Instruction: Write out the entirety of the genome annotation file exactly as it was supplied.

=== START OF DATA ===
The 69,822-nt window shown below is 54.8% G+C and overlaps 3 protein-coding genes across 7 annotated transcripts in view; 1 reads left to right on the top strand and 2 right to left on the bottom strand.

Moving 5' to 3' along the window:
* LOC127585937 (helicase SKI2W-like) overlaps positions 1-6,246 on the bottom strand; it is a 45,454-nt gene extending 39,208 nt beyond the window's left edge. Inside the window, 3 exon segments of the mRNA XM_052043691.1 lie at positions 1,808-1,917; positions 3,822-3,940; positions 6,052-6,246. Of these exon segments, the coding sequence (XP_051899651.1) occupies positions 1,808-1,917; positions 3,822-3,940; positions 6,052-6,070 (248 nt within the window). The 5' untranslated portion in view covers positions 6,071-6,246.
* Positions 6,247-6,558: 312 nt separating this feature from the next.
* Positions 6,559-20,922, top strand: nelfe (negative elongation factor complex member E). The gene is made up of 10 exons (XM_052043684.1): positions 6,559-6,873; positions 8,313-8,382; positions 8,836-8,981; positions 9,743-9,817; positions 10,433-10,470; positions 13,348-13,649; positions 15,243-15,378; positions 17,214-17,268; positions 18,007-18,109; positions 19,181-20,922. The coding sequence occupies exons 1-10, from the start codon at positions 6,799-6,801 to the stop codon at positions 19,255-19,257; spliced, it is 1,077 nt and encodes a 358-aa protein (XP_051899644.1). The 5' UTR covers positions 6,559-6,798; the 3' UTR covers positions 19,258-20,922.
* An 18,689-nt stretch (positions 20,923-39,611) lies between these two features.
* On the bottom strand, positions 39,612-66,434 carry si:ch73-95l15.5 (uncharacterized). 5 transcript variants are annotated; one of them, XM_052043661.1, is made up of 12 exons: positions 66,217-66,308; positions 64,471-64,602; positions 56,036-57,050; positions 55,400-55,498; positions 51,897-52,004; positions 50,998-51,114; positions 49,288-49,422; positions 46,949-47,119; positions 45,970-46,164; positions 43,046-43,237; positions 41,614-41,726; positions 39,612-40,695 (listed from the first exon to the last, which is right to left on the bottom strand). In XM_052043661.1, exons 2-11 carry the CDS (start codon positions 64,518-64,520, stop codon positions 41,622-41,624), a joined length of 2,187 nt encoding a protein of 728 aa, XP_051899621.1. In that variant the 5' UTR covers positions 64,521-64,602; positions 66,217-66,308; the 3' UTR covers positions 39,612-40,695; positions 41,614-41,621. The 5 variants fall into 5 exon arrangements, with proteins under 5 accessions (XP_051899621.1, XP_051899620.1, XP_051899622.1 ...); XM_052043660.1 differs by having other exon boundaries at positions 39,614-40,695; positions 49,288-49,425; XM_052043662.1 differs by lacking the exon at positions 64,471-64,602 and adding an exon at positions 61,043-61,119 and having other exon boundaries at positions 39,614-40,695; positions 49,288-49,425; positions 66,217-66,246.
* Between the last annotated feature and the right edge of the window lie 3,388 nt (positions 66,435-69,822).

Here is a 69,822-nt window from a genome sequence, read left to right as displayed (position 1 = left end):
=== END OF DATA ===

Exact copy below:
The 69,822-nt window shown below is 54.8% G+C and overlaps 3 protein-coding genes across 7 annotated transcripts in view; 1 reads left to right on the top strand and 2 right to left on the bottom strand.

Moving 5' to 3' along the window:
* LOC127585937 (helicase SKI2W-like) overlaps positions 1-6,246 on the bottom strand; it is a 45,454-nt gene extending 39,208 nt beyond the window's left edge. Inside the window, 3 exon segments of the mRNA XM_052043691.1 lie at positions 1,808-1,917; positions 3,822-3,940; positions 6,052-6,246. Of these exon segments, the coding sequence (XP_051899651.1) occupies positions 1,808-1,917; positions 3,822-3,940; positions 6,052-6,070 (248 nt within the window). The 5' untranslated portion in view covers positions 6,071-6,246.
* Positions 6,247-6,558: 312 nt separating this feature from the next.
* Positions 6,559-20,922, top strand: nelfe (negative elongation factor complex member E). The gene is made up of 10 exons (XM_052043684.1): positions 6,559-6,873; positions 8,313-8,382; positions 8,836-8,981; positions 9,743-9,817; positions 10,433-10,470; positions 13,348-13,649; positions 15,243-15,378; positions 17,214-17,268; positions 18,007-18,109; positions 19,181-20,922. The coding sequence occupies exons 1-10, from the start codon at positions 6,799-6,801 to the stop codon at positions 19,255-19,257; spliced, it is 1,077 nt and encodes a 358-aa protein (XP_051899644.1). The 5' UTR covers positions 6,559-6,798; the 3' UTR covers positions 19,258-20,922.
* An 18,689-nt stretch (positions 20,923-39,611) lies between these two features.
* On the bottom strand, positions 39,612-66,434 carry si:ch73-95l15.5 (uncharacterized). 5 transcript variants are annotated; one of them, XM_052043661.1, is made up of 12 exons: positions 66,217-66,308; positions 64,471-64,602; positions 56,036-57,050; positions 55,400-55,498; positions 51,897-52,004; positions 50,998-51,114; positions 49,288-49,422; positions 46,949-47,119; positions 45,970-46,164; positions 43,046-43,237; positions 41,614-41,726; positions 39,612-40,695 (listed from the first exon to the last, which is right to left on the bottom strand). In XM_052043661.1, exons 2-11 carry the CDS (start codon positions 64,518-64,520, stop codon positions 41,622-41,624), a joined length of 2,187 nt encoding a protein of 728 aa, XP_051899621.1. In that variant the 5' UTR covers positions 64,521-64,602; positions 66,217-66,308; the 3' UTR covers positions 39,612-40,695; positions 41,614-41,621. The 5 variants fall into 5 exon arrangements, with proteins under 5 accessions (XP_051899621.1, XP_051899620.1, XP_051899622.1 ...); XM_052043660.1 differs by having other exon boundaries at positions 39,614-40,695; positions 49,288-49,425; XM_052043662.1 differs by lacking the exon at positions 64,471-64,602 and adding an exon at positions 61,043-61,119 and having other exon boundaries at positions 39,614-40,695; positions 49,288-49,425; positions 66,217-66,246.
* Between the last annotated feature and the right edge of the window lie 3,388 nt (positions 66,435-69,822).

Here is a 69,822-nt window from a genome sequence, read left to right as displayed (position 1 = left end):